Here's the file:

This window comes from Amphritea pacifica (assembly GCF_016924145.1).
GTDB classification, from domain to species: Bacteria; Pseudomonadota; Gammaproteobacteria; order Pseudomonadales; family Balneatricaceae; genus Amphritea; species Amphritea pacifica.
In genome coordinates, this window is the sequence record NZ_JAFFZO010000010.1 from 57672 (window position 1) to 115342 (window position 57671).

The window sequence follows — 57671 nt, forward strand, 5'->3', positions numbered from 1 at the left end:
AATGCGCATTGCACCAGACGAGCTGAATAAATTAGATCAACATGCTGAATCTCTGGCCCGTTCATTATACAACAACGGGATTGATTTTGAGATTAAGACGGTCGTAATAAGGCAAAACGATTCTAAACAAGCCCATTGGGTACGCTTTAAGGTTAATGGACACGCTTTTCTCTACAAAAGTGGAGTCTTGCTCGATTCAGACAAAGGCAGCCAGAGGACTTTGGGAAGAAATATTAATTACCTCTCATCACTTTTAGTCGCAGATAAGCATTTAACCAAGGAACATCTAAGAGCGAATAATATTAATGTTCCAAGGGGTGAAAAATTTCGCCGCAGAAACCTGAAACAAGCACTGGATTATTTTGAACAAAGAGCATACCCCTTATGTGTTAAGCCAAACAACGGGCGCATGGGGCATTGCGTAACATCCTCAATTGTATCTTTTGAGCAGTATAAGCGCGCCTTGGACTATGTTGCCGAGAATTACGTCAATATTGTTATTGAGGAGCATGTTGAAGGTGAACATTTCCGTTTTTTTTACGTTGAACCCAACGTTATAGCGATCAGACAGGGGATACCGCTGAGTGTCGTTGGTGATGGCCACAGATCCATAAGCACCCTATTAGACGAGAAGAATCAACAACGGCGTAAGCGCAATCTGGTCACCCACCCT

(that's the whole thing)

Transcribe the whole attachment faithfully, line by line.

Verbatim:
This window comes from Amphritea pacifica (assembly GCF_016924145.1).
GTDB classification, from domain to species: Bacteria; Pseudomonadota; Gammaproteobacteria; order Pseudomonadales; family Balneatricaceae; genus Amphritea; species Amphritea pacifica.
In genome coordinates, this window is the sequence record NZ_JAFFZO010000010.1 from 57672 (window position 1) to 115342 (window position 57671).

The window sequence follows — 57671 nt, forward strand, 5'->3', positions numbered from 1 at the left end:
AATGCGCATTGCACCAGACGAGCTGAATAAATTAGATCAACATGCTGAATCTCTGGCCCGTTCATTATACAACAACGGGATTGATTTTGAGATTAAGACGGTCGTAATAAGGCAAAACGATTCTAAACAAGCCCATTGGGTACGCTTTAAGGTTAATGGACACGCTTTTCTCTACAAAAGTGGAGTCTTGCTCGATTCAGACAAAGGCAGCCAGAGGACTTTGGGAAGAAATATTAATTACCTCTCATCACTTTTAGTCGCAGATAAGCATTTAACCAAGGAACATCTAAGAGCGAATAATATTAATGTTCCAAGGGGTGAAAAATTTCGCCGCAGAAACCTGAAACAAGCACTGGATTATTTTGAACAAAGAGCATACCCCTTATGTGTTAAGCCAAACAACGGGCGCATGGGGCATTGCGTAACATCCTCAATTGTATCTTTTGAGCAGTATAAGCGCGCCTTGGACTATGTTGCCGAGAATTACGTCAATATTGTTATTGAGGAGCATGTTGAAGGTGAACATTTCCGTTTTTTTTACGTTGAACCCAACGTTATAGCGATCAGACAGGGGATACCGCTGAGTGTCGTTGGTGATGGCCACAGATCCATAAGCACCCTATTAGACGAGAAGAATCAACAACGGCGTAAGCGCAATCTGGTCACCCACCCT